Another option to consider is a thermoplastic elastomer (TPE) mat, which is made with a blend of plastic and rubber polymers. These are usually greener than PVC mats (some can even be recycled) but need to be replaced more often. And then there are natural rubber mats, which are becoming increasingly popular for their grippy texture and natural origin.
Generally speaking, more expensive yoga mats are made with higher-quality materials and are often more eco-friendly, as well.
It’s a good idea to think of a yoga mat as an investment in your health. Using one that’s comfortable will inspire you to use it more, which is better than saving a little money on a mat that’s uncomfortable. A yoga mat with plenty of support and grip will also reduce the likelihood of injury, so you’re investing in your long-term well-being when you splurge on a mat that meets your needs.
From camping tents to treadmills, I’ve been testing and reviewing outdoor and wellness equipment for more than three years. I was formerly a competitive swimmer and a Division I collegiate rower, which meant strenuous workout sessions up to five hours a day, six days a week. Now I partake in regular exercise, like hiking, running and swimming, and adopt various stretching plans as necessary.
In addition to my own expertise, I consulted two experts who have spent countless hours using yoga mats: Rima Rabbath, an advanced certified instructor and the founder of Souk, a virtual yoga class; and Fiona Devaney, a longtime yoga teacher and the founder of MAÄT, a yoga activewear brand.
Is Foam Or Rubber Better For Your Yoga Mat?
The choice between foam or rubber for your yoga mat ultimately depends on your personal preferences and needs. Both materials have their own benefits and drawbacks.
Foam mats, such as those made from PVC or TPE, tend to be more lightweight and affordable than rubber mats. They also provide more cushioning and can be easier to clean. However, foam mats may not have as much grip as rubber mats, which can make it more difficult to hold certain poses. Foam mats also have a shorter lifespan and may need to be replaced more frequently.
Rubber mats, on the other hand, are generally more durable and provide better grip, especially when your hands and feet are sweaty. Because rubber is a sustainable material, it’s also more eco-friendly. However, rubber mats can be heavier and more expensive. Some people are allergic to natural rubber or find the smell unpleasant.
How Much Of A Factor Is Grip?
Grip prevents you from sliding around on the mat and keeps you grounded, especially as you progress into more challenging poses.
Shopping online for a mat with good grip can be challenging, though. Devaney notes that she’s “found that the grippiest textures look almost like they’re woven into the mat rather than stamped or printed on top—meaning the texture seems to have depth.” But “the good news is that nearly all yoga mats get grippier with use, so if you end up with one that you realize is slippery after using it a few times, all is not lost. With continued use, it’ll become grippier.”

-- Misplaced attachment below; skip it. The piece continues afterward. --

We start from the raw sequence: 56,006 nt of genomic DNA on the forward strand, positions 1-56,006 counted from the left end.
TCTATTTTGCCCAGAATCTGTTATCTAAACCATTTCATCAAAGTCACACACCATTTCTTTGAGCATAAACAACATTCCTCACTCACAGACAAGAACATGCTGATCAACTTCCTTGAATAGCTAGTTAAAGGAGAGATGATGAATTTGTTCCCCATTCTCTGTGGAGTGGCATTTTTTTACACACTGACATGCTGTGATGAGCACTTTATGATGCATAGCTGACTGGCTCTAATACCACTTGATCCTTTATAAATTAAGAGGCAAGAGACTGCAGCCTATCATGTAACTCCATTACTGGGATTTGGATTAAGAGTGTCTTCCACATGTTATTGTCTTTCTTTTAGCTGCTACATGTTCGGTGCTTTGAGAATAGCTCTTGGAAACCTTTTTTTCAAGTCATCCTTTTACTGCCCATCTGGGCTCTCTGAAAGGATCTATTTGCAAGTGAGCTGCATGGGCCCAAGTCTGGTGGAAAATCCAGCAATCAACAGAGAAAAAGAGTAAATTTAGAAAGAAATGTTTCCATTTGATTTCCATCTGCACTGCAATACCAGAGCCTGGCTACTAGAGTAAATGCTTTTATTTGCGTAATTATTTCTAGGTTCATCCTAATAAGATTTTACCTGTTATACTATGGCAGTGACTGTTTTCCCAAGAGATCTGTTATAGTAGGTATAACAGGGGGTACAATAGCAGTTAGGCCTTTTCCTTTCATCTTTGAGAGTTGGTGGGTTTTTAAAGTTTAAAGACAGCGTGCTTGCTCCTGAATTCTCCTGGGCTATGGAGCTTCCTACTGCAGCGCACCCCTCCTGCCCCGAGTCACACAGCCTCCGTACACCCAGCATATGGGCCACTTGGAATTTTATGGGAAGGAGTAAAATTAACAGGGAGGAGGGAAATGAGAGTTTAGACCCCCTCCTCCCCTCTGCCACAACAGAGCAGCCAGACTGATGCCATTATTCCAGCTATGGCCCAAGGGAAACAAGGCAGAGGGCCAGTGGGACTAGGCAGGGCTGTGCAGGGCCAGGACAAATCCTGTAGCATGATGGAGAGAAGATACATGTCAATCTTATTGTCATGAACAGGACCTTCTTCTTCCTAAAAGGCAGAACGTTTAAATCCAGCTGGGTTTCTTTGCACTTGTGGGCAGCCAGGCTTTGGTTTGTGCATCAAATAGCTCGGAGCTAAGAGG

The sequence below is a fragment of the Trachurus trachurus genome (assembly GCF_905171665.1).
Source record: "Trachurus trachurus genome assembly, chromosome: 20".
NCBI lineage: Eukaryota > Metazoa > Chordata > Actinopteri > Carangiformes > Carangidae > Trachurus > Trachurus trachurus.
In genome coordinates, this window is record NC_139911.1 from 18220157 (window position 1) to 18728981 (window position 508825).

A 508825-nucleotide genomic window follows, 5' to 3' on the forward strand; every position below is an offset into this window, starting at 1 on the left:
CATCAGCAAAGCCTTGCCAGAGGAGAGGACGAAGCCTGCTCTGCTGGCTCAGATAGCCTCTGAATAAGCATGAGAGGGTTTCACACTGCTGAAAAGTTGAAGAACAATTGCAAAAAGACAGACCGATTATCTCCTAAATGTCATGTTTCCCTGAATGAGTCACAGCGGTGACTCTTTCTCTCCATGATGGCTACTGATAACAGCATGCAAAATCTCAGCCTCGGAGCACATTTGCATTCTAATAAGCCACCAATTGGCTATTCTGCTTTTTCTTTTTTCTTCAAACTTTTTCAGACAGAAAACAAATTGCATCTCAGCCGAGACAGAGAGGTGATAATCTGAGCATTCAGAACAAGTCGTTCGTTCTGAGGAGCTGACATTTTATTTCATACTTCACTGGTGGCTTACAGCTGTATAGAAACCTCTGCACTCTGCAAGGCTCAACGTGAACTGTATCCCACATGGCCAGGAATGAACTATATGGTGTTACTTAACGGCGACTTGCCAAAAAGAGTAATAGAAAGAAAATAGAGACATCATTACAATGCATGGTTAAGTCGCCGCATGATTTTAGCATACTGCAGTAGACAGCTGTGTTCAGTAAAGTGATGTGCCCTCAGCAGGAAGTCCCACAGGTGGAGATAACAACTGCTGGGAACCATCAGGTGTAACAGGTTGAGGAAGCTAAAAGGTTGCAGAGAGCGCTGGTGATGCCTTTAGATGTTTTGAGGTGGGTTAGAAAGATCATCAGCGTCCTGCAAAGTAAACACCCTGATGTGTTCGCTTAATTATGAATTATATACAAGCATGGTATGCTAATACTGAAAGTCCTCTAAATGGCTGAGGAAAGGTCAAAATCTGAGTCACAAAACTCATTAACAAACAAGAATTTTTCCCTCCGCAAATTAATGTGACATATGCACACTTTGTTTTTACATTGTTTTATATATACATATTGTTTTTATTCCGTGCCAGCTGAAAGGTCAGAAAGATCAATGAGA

What Are The Best Types Of Mats For Hot Yoga (Or Just Sweaty Practitioners)?
If you tend to sweat a lot during your practice, it’s important to choose a mat that is high-quality and non-slip—otherwise there’s potential for injury. Look for mat made from natural rubber or polyurethane materials, as they offer the best grip when wet. They’ll provide a secure foundation for your flow and prevent slipping and ensure stability, which is particularly important in challenging poses. Also look for mats with a texture surface, as it will give you better traction. Finally, yoga mats with moisture-wicking properties are good to consider—they can absorb excess moisture and keep the surface dry.
How Do You Clean A Yoga Mat?
It’s important to clean your yoga mat regularly (typically after each use, but perhaps less often if your practice isn’t particularly sweaty) to remove any dirt, sweat and bacteria that can build up on the mat’s surface.
While it’s possible to buy yoga mat cleaners, both Devaney and Rabbath said they use a simple mixture of vinegar and water (at a one-to-four ratio) in a spray bottle to clean their yoga mats. If you’d like the cleaning solution to be slightly scented, add a few drops of your preferred essential oil to the mixture.
How Do You Choose An Environmentally-Friendly Yoga Mat?
The most environmentally friendly yoga mats are typically made from natural, sustainable materials. Cork and natural rubber mats are popular choices as they are biodegradable, renewable, and sourced responsibly. Cork yoga mats are made from the bark of cork oak trees, which naturally regenerate after harvesting, reducing the environmental impact. Natural rubber mats come from rubber trees and are both durable and eco-friendly. Look for mats that are free from harmful chemicals like PVC, latex, or synthetic rubber, which can harm the environment during production and disposal. Additionally, choosing a mat with a closed-loop manufacturing process and minimal packaging further promotes sustainability in your yoga practice.
Sign up for the Forbes Shopping newsletter
for the best fashion, home, wellness and tech product advice.